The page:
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MILAN (Reuters) -Travellers faced disruption across Italy on Wednesday as air traffic controllers went on strike and unions also called out workers from budget airlines on four-hour stoppages, prompting the cancellation of hundreds of flights.
Around 360 flights have been cancelled with over 4,000 passengers affected, a spokesperson for the UIL Trasporti union said on Wednesday.
Passengers across Europe have endured delays and cancellations over the past week as airlines and airports struggle to cope with a rebound in travel at the start of the summer season.
Italian unions FILT-CGIL and UIL Trasporti called a four-hour strike starting from 0800 GMT for Ryanair workers in Italy, complaining about a cut in pay linked to on-board sales and tough labour conditions at Europe's biggest budget airline.
Pilots and flight attendants of easyJet were also striking from 1100 to 1500 GMT.
Ryanair denied that any of its crew had joined in the strikes in Italy but added that it had cancelled a number of flights because of action by air traffic controllers in northern and central Italy.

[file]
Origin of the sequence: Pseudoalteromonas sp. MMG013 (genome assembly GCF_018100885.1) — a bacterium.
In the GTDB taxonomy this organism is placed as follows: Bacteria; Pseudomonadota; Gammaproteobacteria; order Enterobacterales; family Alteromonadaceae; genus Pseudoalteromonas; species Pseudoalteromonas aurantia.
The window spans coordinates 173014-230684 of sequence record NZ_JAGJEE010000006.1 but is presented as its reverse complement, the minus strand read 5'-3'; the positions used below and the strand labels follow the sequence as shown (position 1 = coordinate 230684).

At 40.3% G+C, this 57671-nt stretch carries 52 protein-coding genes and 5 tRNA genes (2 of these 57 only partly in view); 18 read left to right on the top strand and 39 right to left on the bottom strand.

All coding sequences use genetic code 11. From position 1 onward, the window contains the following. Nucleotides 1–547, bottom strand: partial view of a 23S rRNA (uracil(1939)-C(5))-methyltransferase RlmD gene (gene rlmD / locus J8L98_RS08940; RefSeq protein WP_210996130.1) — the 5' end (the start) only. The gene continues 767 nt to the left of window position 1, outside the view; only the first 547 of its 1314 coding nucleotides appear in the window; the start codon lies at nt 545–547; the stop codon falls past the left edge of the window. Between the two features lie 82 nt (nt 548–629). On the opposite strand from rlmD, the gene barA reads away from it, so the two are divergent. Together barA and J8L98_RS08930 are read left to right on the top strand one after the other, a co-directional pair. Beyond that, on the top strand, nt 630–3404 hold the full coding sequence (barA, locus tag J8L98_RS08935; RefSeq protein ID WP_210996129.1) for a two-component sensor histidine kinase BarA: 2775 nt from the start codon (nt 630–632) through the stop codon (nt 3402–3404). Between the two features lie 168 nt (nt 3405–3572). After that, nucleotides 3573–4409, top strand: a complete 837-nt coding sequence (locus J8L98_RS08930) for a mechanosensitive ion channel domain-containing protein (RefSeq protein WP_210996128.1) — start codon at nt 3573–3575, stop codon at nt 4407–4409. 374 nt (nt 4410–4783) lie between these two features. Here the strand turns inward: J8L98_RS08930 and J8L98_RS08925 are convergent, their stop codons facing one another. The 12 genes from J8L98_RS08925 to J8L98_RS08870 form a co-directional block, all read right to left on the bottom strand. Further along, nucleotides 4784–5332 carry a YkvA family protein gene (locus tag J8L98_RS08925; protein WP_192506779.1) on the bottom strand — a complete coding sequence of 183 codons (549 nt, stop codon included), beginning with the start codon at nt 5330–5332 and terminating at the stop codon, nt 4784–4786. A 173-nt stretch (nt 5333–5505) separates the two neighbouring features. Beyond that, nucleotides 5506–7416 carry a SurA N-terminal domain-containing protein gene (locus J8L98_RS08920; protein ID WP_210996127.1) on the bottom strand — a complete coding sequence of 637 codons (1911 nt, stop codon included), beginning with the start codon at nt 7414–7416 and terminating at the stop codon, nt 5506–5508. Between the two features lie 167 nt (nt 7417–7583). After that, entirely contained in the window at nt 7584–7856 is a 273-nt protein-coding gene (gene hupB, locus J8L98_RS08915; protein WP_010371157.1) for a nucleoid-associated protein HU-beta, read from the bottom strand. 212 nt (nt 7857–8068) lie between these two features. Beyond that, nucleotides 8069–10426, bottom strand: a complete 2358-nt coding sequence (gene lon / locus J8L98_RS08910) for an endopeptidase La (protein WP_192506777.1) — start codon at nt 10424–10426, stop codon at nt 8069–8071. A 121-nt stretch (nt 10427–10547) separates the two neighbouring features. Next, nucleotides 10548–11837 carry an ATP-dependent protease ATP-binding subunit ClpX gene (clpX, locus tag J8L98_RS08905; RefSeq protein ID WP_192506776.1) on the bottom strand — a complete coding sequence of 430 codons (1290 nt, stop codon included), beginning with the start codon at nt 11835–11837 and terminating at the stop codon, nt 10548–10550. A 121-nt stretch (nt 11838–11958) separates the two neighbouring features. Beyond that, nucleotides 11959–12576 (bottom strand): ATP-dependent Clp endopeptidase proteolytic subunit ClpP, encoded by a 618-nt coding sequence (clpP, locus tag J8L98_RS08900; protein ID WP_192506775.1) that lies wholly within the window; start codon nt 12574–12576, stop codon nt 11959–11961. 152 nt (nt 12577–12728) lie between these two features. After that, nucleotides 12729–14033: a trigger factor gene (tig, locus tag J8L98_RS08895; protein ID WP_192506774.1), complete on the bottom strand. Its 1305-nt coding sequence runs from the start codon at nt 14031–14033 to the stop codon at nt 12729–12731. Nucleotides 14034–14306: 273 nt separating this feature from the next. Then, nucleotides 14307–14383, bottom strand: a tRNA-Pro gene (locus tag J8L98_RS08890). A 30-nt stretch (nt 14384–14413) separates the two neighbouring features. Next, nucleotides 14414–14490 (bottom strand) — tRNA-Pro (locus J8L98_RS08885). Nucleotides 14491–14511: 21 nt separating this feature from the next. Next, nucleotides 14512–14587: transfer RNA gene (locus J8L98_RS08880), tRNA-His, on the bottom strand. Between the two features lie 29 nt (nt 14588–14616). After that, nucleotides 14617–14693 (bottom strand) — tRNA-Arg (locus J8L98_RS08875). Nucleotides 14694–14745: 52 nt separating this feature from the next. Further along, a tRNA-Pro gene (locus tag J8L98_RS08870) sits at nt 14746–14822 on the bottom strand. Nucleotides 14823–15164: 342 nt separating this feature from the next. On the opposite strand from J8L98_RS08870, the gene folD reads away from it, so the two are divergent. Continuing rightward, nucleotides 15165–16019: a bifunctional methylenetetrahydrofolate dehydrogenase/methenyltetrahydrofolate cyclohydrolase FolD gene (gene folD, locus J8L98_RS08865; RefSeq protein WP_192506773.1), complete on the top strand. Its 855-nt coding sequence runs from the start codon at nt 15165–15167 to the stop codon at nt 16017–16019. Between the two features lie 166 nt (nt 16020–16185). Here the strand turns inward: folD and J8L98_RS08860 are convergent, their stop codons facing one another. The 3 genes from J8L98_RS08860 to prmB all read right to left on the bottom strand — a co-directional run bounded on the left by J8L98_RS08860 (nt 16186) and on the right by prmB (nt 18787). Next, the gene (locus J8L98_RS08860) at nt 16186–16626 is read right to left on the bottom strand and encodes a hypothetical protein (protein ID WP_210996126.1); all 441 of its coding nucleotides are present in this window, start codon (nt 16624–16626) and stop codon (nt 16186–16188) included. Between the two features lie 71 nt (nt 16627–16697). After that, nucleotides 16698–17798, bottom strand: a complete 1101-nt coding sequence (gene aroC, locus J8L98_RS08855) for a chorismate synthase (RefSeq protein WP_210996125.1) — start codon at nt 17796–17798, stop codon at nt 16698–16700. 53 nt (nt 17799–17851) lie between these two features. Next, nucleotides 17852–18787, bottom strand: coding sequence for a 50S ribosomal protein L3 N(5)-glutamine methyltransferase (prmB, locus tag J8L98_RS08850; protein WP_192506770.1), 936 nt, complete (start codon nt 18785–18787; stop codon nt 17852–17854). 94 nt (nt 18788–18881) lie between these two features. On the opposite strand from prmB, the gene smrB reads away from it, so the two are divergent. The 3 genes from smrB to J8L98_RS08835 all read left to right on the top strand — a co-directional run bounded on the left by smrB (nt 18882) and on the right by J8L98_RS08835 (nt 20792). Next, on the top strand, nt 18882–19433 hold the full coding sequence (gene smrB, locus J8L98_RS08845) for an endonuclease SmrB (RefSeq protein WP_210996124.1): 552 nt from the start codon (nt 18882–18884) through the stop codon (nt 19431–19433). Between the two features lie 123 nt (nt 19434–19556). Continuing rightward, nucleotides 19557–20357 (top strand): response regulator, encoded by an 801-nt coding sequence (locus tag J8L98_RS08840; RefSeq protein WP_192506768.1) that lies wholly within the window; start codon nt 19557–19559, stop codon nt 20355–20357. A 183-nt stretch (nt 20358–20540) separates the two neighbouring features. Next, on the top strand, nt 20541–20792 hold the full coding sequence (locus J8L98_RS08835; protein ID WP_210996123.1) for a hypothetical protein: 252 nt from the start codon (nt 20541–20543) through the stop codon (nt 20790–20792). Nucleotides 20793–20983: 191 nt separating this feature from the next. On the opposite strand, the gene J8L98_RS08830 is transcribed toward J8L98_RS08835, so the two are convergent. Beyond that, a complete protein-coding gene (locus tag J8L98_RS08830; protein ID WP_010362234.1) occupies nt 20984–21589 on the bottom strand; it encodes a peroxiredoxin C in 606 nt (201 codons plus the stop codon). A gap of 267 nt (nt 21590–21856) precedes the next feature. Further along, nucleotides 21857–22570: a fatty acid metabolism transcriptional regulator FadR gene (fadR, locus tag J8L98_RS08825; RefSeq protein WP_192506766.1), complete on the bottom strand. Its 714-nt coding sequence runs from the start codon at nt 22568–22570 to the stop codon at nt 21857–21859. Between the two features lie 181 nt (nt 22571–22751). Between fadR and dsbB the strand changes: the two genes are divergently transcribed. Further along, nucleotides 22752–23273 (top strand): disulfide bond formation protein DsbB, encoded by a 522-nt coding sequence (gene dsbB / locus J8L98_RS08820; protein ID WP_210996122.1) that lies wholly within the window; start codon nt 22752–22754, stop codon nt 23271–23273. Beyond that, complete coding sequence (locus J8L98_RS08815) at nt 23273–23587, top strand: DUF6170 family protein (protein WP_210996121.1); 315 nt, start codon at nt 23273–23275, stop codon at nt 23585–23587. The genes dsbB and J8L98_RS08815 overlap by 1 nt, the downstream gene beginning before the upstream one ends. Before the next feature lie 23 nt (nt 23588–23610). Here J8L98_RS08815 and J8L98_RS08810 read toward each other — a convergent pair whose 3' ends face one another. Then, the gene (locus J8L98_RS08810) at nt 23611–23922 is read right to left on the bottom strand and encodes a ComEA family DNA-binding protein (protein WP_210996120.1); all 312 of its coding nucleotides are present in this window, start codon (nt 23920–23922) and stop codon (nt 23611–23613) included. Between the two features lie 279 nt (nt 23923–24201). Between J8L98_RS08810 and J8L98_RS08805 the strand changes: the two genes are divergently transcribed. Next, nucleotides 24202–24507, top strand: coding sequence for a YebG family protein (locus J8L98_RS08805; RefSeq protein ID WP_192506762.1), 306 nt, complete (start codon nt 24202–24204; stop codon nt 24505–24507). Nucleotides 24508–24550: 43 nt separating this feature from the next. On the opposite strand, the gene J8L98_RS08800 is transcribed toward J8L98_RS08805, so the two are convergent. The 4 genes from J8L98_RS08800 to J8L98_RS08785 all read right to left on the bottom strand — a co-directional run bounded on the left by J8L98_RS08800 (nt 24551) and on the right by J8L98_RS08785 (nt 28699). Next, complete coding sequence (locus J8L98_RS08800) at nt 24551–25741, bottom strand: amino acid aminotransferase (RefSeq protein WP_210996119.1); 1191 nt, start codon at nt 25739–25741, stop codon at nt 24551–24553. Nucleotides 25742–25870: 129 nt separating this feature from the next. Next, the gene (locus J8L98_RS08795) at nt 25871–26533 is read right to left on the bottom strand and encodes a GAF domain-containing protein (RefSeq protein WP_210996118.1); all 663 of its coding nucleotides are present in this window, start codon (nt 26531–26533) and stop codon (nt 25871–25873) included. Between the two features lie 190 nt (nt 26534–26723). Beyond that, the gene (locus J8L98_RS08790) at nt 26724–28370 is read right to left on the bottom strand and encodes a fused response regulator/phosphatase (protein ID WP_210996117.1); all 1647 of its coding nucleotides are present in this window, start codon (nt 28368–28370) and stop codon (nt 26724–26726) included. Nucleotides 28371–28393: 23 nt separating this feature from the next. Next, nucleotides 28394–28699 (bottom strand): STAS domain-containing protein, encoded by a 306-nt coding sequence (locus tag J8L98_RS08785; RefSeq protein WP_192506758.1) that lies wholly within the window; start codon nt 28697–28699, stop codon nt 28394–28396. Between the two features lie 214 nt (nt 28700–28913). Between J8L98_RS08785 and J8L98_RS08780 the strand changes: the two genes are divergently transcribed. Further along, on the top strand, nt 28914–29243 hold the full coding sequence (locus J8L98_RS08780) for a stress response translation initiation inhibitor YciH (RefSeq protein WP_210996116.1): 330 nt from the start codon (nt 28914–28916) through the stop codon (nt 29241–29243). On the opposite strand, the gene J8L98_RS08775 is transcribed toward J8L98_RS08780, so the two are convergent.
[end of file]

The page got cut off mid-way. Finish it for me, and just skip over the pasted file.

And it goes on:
"These ATC (air traffic control) strikes are completely beyond our control and we sincerely apologise for any inconvenience they will inevitably cause," Ryanair said in a statement.
Flight controllers from Italy's ENAV walked out for 12 hours on Wednesday. EasyJet also blamed the controllers for disruption to its schedules.
"Around 24 flights to and from the UK have been cancelled in advance to mitigate the impact on customers’ plans today and provide the option to rebook before travelling to the airport," easyJet said in a statement,
Italy's ITA Airways had re-routed approximately 99% of its passengers to avoid the strike, the airline said in a statement.
Ryanair ranked first for the number of passengers travelling to and from Italy last year as Alitalia shrunk its network before handing over to smaller successor ITA.
(Reporting by Sabina Suzzi and Keith Weir, Editing by Louise Heavens, Kirsten Donovan)